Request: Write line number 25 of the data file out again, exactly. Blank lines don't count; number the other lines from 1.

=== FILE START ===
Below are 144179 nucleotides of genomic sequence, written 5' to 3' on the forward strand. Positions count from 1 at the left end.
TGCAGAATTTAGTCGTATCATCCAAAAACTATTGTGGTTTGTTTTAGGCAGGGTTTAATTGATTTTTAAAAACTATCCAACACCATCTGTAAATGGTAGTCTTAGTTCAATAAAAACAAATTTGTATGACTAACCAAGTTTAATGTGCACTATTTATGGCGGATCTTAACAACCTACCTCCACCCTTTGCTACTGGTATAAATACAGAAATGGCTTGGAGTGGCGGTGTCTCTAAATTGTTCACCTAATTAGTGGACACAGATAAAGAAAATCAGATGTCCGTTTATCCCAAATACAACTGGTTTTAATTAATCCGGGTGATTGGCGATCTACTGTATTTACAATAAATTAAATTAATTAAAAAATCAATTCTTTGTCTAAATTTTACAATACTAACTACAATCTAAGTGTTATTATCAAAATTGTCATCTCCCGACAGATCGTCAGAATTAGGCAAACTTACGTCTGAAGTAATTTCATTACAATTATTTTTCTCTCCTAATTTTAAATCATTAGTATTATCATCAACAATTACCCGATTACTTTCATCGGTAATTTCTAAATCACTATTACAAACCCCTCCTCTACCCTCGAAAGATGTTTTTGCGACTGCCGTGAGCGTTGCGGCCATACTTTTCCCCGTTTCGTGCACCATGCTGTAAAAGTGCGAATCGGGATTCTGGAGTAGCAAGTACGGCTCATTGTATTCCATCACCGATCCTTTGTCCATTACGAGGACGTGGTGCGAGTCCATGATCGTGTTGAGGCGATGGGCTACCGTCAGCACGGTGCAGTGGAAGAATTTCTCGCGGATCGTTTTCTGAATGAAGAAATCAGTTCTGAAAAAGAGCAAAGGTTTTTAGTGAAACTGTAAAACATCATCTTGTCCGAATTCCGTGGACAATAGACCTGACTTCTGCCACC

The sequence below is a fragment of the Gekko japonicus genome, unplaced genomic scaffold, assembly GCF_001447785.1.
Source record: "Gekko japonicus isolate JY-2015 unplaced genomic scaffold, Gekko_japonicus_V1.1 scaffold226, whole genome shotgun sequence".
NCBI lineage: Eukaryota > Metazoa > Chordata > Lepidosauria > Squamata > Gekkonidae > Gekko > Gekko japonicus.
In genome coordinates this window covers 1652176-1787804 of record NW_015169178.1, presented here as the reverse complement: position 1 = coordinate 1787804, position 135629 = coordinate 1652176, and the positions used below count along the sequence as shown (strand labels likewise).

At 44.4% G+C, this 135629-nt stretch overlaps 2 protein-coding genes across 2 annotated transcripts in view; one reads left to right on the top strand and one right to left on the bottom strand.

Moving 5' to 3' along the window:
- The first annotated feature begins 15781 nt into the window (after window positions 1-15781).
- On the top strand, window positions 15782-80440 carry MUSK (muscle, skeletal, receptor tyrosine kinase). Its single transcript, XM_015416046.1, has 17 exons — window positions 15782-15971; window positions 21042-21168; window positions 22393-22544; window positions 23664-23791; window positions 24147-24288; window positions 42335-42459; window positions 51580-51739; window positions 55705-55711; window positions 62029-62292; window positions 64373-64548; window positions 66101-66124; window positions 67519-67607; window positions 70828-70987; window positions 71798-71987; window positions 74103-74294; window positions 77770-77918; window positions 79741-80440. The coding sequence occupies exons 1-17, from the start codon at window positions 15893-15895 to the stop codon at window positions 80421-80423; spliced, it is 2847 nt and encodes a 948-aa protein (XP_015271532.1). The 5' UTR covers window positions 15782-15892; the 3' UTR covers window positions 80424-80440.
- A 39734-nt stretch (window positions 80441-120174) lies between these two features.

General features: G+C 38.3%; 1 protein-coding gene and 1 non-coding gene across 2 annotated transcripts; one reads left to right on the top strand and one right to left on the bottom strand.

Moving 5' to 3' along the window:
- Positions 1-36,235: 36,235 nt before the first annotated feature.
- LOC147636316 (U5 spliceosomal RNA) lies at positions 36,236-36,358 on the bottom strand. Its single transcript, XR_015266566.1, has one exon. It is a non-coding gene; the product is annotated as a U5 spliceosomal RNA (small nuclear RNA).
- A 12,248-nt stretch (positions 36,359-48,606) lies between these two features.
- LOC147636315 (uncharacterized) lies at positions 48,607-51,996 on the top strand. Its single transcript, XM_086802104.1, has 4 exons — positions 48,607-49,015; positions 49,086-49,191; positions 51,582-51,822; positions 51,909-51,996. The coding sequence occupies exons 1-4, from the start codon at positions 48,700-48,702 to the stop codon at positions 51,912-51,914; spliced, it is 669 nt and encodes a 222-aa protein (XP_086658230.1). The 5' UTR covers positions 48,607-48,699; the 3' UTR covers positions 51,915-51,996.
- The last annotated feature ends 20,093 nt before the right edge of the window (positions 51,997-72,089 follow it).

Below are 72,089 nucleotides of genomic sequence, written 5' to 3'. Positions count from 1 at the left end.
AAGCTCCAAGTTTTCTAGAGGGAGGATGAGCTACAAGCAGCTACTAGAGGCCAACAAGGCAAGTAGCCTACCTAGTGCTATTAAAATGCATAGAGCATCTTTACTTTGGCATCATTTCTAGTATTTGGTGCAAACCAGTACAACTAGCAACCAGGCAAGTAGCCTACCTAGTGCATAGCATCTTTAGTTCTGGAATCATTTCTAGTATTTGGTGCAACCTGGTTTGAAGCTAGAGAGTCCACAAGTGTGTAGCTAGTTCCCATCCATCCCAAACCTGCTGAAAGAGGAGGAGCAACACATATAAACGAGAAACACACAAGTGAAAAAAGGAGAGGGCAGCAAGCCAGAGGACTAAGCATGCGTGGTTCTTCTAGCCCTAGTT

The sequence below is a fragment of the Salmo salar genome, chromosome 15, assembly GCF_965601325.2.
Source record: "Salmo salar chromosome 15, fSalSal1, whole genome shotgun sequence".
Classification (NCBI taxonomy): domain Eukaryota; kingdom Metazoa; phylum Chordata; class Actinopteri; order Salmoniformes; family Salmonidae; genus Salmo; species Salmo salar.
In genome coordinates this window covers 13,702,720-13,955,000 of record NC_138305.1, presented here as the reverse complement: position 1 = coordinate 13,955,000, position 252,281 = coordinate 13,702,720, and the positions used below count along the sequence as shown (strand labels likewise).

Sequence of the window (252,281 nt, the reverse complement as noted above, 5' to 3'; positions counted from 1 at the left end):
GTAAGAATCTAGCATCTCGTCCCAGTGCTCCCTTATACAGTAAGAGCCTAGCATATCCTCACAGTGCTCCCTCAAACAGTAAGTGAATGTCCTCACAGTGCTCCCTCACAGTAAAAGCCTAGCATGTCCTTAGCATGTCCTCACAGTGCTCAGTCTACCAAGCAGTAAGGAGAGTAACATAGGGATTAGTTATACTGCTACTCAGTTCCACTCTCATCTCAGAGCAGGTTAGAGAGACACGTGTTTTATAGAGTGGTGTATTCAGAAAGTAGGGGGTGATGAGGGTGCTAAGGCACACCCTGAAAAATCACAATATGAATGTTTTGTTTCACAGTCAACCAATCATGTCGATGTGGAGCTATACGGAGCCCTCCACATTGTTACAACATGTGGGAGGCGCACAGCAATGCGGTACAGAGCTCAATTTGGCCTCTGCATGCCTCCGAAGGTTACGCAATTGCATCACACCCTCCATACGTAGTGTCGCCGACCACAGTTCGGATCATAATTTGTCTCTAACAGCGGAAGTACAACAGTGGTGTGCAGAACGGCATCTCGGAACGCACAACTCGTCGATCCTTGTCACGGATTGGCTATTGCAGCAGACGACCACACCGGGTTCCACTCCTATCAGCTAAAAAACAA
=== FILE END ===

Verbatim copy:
Sequence of the window (252,281 nt, the reverse complement as noted above, 5' to 3'; positions counted from 1 at the left end):